Welcome to the margins. I’d hoped never to see you here – and I see many more arriving behind you.
With vulnerable people still told to stay indoors for their protection, many are feeling worried about exactly which category they fall into. I’ve witnessed many people performing extravagant mental gymnastics to reassure themselves that guidelines don’t apply to ‘people like them’. Before lockdown began on March 23, many people saw themselves as capable adults like any others, not as ‘vulnerable’. But then the rules changed.
That is something those of us on the margins know a lot about. I realise that back in March many people may not have known we existed, those of us who are marginalised due to systemic and structural inequities. Or perhaps we were abstract, a statistic you’d read about, a sad story that did not quite make the headlines. Now you may have found yourself corralled with us. The disabled, poor, marginalised, immigrants are all deemed disposable – or at least that is how it feels. The social safety net for those of us on the margins is astonishingly thin and difficult to locate, as nearly 500,000 people who have applied for universal credit in the wake of Covid-19 will now be experiencing.
Psychotherapeutic counsellors like me are seeing clients whose sense of self shifted overnight. Because of their pre-existing conditions, they are now classed as ‘vulnerable’. Who wouldn’t struggle to process such a shifting of boundaries? In my work with such clients, I reflect that such boundaries present themselves as ‘the science’ but in fact (as is the case with, you know, actual science) aren’t fixed.
The boundaries of the people worth saving are written and rewritten continuously. Your status in any group is always temporary and conditional. You may be written out in the next assessment. This is not the first time this has happened; with the increasing medicalisation of disability in the early 20th century, the medical profession took the lead in assigning categorisations to access support or independence within hospitals, asylums and later residential homes. Increasingly, disabled and chronically ill people (although they were not termed thus) were syphoned out of communities and removed to clinical spaces to house them away from the ‘norm’ of life.
Dr Jules Montague, author of the forthcoming book, The Diagnosis Cure, explores the ‘conditional and flexible nature of diagnoses’. Diagnoses, she explains from her experience in Mozambique and India, and treating the Bangladeshi community in Tower Hamlets “vary from culture to culture”. Diagnoses are revised as classification evolves and scientific advances allow more specific testing, this particularly relations to genome understanding. The revision of a diagnosis can be deeply disenfranchising, leaving patients stranded or catapulted into new diagnostic categories. We are seeing this on a national scale with today’s shielding and vulnerable criteria. It is especially distressing when it arises in a conversation about the rationing of care. Our current welfare state systems were designed in conjunction with this medical view of disability. The categories of who needed and could access support were (and are still) repeatedly drawn and redrawn around disabled people.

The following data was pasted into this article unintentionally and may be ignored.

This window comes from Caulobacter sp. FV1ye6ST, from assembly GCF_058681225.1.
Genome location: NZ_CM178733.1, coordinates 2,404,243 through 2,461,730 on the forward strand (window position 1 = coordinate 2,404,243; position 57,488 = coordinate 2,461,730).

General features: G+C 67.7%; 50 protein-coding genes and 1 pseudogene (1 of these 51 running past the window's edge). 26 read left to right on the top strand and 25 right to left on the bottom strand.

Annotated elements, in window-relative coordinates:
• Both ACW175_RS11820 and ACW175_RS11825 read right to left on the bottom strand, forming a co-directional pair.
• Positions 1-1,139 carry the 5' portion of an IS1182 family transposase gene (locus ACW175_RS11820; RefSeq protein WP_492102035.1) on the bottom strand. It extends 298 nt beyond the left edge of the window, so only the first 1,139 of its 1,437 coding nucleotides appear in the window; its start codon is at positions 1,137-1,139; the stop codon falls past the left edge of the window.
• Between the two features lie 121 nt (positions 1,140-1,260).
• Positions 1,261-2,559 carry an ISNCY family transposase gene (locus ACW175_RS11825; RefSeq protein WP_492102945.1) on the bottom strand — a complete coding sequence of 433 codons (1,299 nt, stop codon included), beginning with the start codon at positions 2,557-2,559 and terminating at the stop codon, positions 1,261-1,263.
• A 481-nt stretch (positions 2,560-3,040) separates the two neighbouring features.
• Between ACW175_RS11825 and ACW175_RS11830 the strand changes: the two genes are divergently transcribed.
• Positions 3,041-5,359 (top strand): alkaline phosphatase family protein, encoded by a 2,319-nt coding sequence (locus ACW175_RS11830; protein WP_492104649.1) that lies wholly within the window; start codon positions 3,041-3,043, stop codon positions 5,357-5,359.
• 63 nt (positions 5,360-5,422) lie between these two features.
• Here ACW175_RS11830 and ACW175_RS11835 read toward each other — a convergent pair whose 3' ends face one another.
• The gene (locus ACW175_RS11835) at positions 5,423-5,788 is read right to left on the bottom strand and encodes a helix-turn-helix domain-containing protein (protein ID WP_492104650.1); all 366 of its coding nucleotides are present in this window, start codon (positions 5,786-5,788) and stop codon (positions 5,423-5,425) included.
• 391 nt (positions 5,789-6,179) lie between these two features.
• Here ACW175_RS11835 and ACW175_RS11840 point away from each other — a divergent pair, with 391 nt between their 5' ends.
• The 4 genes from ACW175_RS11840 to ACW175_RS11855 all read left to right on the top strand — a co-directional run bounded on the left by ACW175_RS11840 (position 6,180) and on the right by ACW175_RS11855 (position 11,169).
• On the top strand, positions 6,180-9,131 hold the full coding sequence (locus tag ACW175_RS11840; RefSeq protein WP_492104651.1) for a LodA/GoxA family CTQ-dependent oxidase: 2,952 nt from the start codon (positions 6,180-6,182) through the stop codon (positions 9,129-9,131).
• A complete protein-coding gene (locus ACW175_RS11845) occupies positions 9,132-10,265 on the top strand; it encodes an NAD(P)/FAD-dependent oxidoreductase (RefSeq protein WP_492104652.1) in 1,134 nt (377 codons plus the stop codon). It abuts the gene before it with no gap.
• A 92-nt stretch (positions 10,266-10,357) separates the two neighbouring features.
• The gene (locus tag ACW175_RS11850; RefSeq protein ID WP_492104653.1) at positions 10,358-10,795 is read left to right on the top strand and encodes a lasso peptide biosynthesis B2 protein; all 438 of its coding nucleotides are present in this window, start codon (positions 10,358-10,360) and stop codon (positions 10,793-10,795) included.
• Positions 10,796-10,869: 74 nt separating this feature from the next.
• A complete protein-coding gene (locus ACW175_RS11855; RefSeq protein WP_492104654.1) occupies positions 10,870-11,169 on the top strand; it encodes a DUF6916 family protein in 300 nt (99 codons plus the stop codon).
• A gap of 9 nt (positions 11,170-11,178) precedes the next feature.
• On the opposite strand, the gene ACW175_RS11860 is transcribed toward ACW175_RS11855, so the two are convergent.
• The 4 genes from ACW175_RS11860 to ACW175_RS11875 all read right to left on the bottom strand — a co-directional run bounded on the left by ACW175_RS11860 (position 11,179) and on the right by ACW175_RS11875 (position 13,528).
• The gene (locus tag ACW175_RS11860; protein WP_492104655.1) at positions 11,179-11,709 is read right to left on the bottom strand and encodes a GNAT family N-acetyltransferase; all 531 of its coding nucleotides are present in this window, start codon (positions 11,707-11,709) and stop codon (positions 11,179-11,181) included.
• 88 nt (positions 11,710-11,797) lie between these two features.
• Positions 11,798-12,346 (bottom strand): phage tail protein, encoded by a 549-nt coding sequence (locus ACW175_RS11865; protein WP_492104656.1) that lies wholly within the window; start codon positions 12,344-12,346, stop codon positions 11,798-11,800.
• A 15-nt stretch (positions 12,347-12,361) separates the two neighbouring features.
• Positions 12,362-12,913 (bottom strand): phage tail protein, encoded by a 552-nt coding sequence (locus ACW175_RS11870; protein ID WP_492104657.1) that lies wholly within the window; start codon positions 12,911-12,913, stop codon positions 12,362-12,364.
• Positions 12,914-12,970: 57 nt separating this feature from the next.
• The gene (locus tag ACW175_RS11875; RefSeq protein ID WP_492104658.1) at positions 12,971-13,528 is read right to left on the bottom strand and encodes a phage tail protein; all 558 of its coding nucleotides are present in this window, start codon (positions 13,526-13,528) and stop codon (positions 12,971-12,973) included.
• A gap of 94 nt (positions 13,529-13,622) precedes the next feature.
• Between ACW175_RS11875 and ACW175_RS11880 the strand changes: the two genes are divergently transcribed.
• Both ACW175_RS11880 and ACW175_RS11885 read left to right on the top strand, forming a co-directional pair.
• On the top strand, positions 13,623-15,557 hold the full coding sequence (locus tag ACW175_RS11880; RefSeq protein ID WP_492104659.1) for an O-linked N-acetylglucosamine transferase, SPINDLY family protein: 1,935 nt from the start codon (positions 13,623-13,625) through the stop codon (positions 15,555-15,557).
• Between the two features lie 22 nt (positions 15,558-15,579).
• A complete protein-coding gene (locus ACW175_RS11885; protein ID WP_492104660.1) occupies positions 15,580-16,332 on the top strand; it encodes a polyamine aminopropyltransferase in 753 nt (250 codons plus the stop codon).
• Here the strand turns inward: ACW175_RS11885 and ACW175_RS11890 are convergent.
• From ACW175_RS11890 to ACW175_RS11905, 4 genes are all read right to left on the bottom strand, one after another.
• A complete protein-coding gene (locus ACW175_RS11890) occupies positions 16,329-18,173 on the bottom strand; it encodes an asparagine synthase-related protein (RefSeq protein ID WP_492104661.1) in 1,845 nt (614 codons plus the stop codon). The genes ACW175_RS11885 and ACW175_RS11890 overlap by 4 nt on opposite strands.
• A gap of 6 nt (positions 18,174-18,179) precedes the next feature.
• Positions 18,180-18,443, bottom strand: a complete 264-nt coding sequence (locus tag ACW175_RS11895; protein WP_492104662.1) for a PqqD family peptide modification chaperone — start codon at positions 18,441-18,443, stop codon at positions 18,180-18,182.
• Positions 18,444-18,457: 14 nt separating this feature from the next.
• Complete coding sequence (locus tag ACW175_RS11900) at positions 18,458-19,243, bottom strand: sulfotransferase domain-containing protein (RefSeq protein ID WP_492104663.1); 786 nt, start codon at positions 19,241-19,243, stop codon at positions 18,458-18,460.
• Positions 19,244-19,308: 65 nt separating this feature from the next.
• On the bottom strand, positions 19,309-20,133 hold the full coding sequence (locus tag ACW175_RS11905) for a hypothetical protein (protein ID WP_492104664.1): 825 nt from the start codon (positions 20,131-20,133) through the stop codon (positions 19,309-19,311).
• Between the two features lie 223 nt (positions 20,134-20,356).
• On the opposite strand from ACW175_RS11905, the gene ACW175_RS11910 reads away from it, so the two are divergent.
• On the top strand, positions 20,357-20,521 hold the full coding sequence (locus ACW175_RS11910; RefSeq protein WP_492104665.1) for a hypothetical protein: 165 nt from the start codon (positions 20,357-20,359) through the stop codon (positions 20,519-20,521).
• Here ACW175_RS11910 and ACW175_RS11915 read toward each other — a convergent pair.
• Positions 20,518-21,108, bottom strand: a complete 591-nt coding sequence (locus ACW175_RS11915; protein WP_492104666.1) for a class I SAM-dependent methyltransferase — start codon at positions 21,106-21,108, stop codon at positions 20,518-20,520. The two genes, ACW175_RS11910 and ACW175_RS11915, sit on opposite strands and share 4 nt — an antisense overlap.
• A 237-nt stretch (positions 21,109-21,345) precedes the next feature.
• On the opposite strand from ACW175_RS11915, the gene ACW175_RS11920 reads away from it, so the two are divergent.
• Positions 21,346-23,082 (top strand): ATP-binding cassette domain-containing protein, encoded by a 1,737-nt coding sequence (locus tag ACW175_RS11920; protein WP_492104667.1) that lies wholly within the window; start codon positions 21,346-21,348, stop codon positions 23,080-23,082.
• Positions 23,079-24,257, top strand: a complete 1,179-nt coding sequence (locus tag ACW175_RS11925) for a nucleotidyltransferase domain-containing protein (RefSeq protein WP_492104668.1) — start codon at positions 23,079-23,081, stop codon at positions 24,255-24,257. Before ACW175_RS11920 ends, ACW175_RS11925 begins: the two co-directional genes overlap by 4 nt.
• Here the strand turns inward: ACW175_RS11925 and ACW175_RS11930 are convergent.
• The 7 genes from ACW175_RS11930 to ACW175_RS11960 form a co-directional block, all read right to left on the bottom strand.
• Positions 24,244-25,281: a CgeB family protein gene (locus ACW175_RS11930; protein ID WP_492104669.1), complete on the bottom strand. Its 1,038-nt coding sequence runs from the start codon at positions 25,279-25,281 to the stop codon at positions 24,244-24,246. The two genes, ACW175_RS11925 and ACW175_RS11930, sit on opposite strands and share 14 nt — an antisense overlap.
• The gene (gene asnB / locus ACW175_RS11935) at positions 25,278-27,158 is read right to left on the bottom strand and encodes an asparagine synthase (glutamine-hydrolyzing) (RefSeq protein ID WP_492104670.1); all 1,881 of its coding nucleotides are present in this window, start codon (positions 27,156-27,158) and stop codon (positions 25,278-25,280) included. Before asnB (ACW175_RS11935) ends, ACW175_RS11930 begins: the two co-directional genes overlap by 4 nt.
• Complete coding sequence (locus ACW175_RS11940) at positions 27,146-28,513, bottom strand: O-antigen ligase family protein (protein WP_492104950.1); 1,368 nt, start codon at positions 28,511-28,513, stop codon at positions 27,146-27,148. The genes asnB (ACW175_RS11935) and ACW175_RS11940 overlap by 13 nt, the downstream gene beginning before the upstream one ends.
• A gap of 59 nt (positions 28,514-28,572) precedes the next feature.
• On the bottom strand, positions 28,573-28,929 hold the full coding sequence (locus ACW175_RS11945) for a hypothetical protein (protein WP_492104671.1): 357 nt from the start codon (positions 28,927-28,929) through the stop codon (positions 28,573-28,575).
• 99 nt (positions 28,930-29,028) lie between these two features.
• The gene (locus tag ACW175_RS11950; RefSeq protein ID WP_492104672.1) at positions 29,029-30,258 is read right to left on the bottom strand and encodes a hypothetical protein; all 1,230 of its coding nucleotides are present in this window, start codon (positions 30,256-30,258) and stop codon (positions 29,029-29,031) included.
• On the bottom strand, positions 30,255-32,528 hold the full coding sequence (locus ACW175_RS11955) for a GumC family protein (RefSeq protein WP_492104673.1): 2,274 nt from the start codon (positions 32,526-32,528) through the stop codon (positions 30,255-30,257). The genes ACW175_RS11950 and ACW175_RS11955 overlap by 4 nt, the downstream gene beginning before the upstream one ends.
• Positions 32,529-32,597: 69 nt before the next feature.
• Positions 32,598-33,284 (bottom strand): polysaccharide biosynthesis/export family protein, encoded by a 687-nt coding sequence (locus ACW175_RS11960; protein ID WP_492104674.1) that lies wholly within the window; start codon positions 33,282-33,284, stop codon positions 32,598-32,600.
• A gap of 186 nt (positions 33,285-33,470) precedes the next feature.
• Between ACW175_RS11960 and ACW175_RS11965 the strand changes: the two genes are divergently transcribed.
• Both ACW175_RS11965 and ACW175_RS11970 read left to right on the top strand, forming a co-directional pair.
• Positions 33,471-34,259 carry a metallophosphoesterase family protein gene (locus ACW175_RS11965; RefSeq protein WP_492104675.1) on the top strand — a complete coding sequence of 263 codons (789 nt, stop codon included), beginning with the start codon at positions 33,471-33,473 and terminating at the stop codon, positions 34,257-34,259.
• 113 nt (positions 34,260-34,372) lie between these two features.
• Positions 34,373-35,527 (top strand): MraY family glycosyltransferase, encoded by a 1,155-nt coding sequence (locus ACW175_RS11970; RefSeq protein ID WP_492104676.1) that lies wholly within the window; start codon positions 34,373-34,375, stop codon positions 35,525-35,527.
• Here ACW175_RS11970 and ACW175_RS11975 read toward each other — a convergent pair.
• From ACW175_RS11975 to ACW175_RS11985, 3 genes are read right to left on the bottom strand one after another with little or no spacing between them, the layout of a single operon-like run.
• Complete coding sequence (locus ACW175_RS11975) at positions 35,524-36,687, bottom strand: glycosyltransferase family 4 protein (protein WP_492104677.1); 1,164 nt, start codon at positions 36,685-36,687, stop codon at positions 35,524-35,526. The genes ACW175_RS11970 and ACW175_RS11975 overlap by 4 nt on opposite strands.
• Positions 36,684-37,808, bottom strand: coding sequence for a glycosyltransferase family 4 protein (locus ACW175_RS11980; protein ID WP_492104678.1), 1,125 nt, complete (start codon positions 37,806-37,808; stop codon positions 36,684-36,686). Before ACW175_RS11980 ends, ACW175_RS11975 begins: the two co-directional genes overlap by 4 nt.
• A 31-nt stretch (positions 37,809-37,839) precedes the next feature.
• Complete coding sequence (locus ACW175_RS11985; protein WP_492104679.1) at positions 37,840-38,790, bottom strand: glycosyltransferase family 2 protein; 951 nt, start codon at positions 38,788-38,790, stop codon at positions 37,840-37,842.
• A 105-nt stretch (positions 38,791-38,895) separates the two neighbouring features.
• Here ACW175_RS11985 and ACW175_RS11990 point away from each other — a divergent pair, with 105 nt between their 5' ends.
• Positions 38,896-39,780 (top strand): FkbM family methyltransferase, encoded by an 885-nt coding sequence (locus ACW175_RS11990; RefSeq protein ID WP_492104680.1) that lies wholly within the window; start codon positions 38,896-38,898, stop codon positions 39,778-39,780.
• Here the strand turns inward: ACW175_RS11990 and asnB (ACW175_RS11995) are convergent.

For many people in the UK, who just a few weeks ago were tax-paying, valued members of society have now been deemed expendable, or at least that is how it feels. when you might not be allowed to have access to lifesaving treatments in a time when that treatment is scarce. That is the kind of feeling that stays with you, a sense of being orphaned from society. Values have been re-written again. This has a huge societal and psychological impact. It is a betrayal of the social contract and to us on the margins, it comes as no surprise. We always knew those social contracts were flimsy and voided if you stepped out of a proscribed set of behaviours. Experience illness, addiction, pain, loss and you are on the outside looking in at what used to be your life.
But for many, their latest shift in status is a betrayal of the social contract they paid into. More than 500,000 people have been added to the covid vulnerable patient list. In crises, we often see surges in marginalisation. Society has been split along the fault lines that existed pre-pandemic. These were invisible to many, but we lived with a constant awareness of the instability our world was built on. I hope we remember how easy it is for the lines to move and for people to slip through the gaps.
Photo: flickr/Tim Dennell